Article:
Financial control amid COVID-19 is possible.
Things feel pretty out of control for many of us right now as we experience the changes in our lives brought on by this coronavirus. For our sanity, it seems vital that we control what we can and accept what we can’t, all while recognizing our responsibilities to society and humanity as a whole.
OK, I’ll step off of my moral high horse now.
Back to bucking…
Finances are personal, and accordingly, we DO have some control here. Everyone I know (except from what I can tell Jeff Bezos) has finances that have been adversely affected by this pandemic. In the best cases investment balances have dropped; in the worst cases, people have lost jobs and are left with no money to pay their rent or mortgage. Whatever your financial situation, we’re going to take broad strokes here to offer financial advice for everyone right now.
Let’s begin with…
Financial control for those who have lost jobs or income:
At the time of this writing, 22 million unemployment claims have been filed in the last month amounting to more than one in ten workers. The CARES (Coronavirus Aid Relief and Economic Security) Act was passed on March 27th providing far-reaching assistance for those who need it. Following are suggestions which this Act helps with:
- Seek income replacement.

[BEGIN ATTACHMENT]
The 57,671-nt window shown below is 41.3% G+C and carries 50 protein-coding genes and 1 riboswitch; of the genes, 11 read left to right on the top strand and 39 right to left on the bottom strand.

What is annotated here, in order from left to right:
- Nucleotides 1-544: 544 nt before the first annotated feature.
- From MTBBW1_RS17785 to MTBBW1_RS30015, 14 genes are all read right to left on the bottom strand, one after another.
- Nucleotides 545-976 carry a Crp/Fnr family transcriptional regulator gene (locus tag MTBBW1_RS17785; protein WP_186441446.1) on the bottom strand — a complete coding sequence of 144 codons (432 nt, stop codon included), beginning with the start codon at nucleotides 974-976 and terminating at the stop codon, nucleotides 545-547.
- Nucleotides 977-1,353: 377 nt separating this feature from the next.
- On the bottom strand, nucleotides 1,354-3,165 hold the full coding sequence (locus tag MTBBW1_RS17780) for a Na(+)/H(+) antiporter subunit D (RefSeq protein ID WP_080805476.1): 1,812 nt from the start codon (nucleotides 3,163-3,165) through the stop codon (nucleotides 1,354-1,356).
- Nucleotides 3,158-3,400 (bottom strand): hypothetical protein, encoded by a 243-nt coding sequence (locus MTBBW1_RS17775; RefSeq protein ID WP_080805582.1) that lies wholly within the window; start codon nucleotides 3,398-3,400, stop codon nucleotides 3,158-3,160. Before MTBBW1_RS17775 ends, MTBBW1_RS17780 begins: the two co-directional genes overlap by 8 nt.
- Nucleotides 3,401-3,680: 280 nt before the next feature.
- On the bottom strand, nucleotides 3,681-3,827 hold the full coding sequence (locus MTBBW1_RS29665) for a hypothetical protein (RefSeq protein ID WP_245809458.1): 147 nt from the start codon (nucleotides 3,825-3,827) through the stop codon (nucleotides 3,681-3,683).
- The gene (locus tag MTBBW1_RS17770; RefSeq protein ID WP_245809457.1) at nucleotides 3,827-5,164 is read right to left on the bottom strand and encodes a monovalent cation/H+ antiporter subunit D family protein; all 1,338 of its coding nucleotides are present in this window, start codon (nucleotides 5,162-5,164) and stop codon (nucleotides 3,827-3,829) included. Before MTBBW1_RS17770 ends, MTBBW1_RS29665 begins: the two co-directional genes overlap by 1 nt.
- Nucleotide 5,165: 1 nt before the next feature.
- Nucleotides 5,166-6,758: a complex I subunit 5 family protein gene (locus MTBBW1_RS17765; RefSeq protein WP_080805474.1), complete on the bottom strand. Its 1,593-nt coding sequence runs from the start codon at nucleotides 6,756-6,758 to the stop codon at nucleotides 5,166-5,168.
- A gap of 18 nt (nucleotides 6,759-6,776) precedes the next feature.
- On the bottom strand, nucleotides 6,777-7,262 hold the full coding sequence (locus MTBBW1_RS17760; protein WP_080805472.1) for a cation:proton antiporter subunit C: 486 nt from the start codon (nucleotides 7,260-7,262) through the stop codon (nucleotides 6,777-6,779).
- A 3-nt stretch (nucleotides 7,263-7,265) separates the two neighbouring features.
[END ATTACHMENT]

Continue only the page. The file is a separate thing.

- Watch for your stimulus check/deposit of up to $1,200 each.
- File for unemployment – these benefits have been increased and expanded, and will be available to a broader range of workers (including the self-employed).
- If self-employed or have a small business, consider also applying for:
- Payroll Protection Plan loan w/ your bank, and/or
- Economic Injury Disaster Loan.
- Note! Each of these is largely eligible for forgiveness.
- Identify your most basic monthly living costs.
- Housing – mortgage or rent
- Utilities – gas/electric, water, cell phone, internet
- Contact providers of above to negotiate payment help. There is unprecedented assistance available right now to pay these bills. Here are some suggestions:
- Contact your mortgage lender – The CARES Act protects those who can’t pay right now by offering forbearance (delayed payments) and suspended foreclosures. Be sure to fully understand the help that is available to you specifically.
- Talk to your landlord – There is protection for renters too. It’s likely that your landlord cannot evict you (depending on the state you are in and also the mortgage they have). Talk to your landlord to work something out: believe me, they do not want to evict you.
- Locate food assistance in your community. Many schools are offering curbside lunch pickup for families with kids. Check on food banks.
- Contact your utility companies. Also, look into utility assistance programs – there are a bunch of them.
- Car insurance is now discounted for most. Check with your insurer.
- Don’t forget about any other committed bills.
- Eliminate those you can (like Netflix or gym memberships)
- Negotiate others, like payments on consumer debt. Student loan payment deferrals are in place for most borrowers, but be sure to verify this for your particular loan(s).
- Protect your credit. Do not let your credit suffer from this. If you follow through on the above, then you should keep things straight. But nonetheless, regularly review your credit report as you navigate payment plans to ensure that you’re not unfairly penalized. It’s important to understand that the government and lenders also prioritize good credit health in all of this. It would do our economy no good to have tons of ineligible borrowers after this crisis. CARES Act was enacted in part to protect against this.